Scots Games, Part 3: Beer, Whiskey, Music, and Beer

World Peace in theBeer Garden, Fierce Competition On the Parade Field

The Act of Proscription, passed in 1747 in the aftermath of the Jacobite Rebellion of 1745-6 forbade the wearing of Highland dress and the possession of weapons by Highlanders, but it did not forbid the playing of pipes. While a court in 1747 found that bagpipes were an instrument of war because no Highland regiment ever marched without them, bagpipes were never specifically outlawed and their use was widespread. “You can play your pipes, laddie, just don’t do it wearing your plaid.”

Music was performed in the Beer Garden. The Wicked Tinkers’ insistent primal warlike drum beat that undergirds the music of the pipes and didgeridoo is an excellent reason, if a reason is ever needed to drink very good solid ale and shots of single malt Scotch whiskey. The combination of quality spirits and music is quite popular with the beer garden set and the parents who set up camp across the hillside beyond the beer garden, children safely asleep atop picnic blankets in the shade. The Highland Way band played their sets just before The Tinkers and were very good and played popular tunes like “Whiskey In the Jar” and other Gaelic favorites but it was The Tinkers who raised the roof and our spirits.

Most of The Wicked Tinkers’ music is instrumental. One exception is “Wallop The Cat,” in which “Wallop” is the cat’s name. The only words in the song are the title, shouted repeatedly to the accompaniment of drums and pipes. It’s great fun, really, and good for sales of cds and beer.

Tickets were five dollars each and two ladies checked your identification then dispensed your tickets. There was no limit to the number of tickets one person could purchase and no one behaved poorly. Three single-malt Scotches were offered for sale at one-ticket per shot, and the bottles standing in the sun were for advertisement, the drink rested in dark coolness next to the beer kegs. Garden beer was one beer per ticket for twelve-ounces of your choice of two kinds of good ale, or Guinness if you prefer “the dark chewy.” Cool beer is known to aid the digestion.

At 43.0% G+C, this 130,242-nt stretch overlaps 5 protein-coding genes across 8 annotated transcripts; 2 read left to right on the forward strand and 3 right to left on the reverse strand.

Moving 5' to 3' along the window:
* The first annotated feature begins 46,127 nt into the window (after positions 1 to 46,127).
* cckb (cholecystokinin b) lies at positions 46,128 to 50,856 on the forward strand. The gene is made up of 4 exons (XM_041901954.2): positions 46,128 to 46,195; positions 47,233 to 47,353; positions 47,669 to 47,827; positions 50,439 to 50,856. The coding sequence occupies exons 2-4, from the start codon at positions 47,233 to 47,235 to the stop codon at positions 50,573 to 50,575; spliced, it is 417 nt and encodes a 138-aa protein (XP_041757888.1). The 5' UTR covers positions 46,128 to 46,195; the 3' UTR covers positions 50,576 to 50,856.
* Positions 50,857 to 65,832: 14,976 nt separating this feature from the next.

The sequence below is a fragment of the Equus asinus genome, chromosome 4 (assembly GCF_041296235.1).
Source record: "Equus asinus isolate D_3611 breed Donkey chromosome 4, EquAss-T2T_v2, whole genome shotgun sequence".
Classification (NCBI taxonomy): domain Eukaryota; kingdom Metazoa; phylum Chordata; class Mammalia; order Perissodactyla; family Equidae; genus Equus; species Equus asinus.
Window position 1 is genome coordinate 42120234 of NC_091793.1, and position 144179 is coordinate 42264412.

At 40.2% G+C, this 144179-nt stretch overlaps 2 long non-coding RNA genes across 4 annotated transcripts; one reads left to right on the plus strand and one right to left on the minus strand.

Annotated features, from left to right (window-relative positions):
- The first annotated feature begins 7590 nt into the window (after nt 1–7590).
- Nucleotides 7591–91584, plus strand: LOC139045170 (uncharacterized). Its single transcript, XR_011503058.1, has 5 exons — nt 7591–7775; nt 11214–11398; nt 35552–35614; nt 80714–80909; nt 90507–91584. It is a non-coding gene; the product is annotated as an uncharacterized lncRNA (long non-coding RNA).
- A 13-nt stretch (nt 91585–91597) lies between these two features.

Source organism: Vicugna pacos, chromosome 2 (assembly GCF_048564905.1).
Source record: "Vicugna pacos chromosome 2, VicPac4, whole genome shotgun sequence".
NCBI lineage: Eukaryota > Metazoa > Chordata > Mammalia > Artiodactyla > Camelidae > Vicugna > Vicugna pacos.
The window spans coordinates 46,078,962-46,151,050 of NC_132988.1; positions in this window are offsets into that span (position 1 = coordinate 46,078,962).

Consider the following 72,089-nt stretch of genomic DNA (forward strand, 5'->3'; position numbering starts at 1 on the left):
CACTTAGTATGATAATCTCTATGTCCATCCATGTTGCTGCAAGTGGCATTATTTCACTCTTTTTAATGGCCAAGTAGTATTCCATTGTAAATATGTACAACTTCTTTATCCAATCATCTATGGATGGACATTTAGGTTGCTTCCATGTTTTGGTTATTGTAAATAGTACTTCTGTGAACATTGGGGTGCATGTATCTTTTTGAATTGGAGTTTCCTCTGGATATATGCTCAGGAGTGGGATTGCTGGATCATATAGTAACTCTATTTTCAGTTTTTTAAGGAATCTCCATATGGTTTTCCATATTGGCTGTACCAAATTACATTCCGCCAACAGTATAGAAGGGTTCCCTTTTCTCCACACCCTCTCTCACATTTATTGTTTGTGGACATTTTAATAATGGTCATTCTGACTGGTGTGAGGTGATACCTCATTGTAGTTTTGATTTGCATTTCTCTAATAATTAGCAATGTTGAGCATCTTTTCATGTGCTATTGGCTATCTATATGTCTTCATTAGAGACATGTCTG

On the hillside away from the parents and their sleeping children was a small beer garden and outside this shaded area was where the pipe band competition was held. Pipe band competitions are governed by the Royal Scottish Pipe Band Association, RSPBA rules. World championships are held this year in Glasgow, Scotland in August. There may be world peace in the beer garden but competition is fierce on the parade field.

13 pipe bands competed in four categories, from Grade 1 through 5. Competitions range from solo piping, solo drumming, drum major, and of course the combined drum and pipe band competition. Awards and cups were distributed throughout the weekend as winners were chosen. The fields surrounding the competition area were loud with pipes and drums practicing and competitors milling and visiting the other venues. No competitors were noticed in the beer garden prior to their event.

It was enough for joy that day to sit on a hillside eating fish and chips listening to the competition bands practicing and the beer garden bands piping and thumping their vigorous ancient tunes, and crowds of people shouting in unison “Wallop the Cat!”



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4 responses to “Scots Games, Part 3: Beer, Whiskey, Music, and Beer

  1. Mary

    I want to run around the parking lot shouting “Wallop the Cat!” I’m so jealous . . . what a joy this must’ve been!

    • Kathy

      I still feel that way, and I was there!

      Hopefully we’ll be able to do something at the end of July, in Enumclaw. Sock joy Booyah!

  2. Your account, all three parts, has brought a grin to my face and a tear to my eye. Loved it!

    Especially the “emphasis-by-repetition” in the title.

    Thank you.

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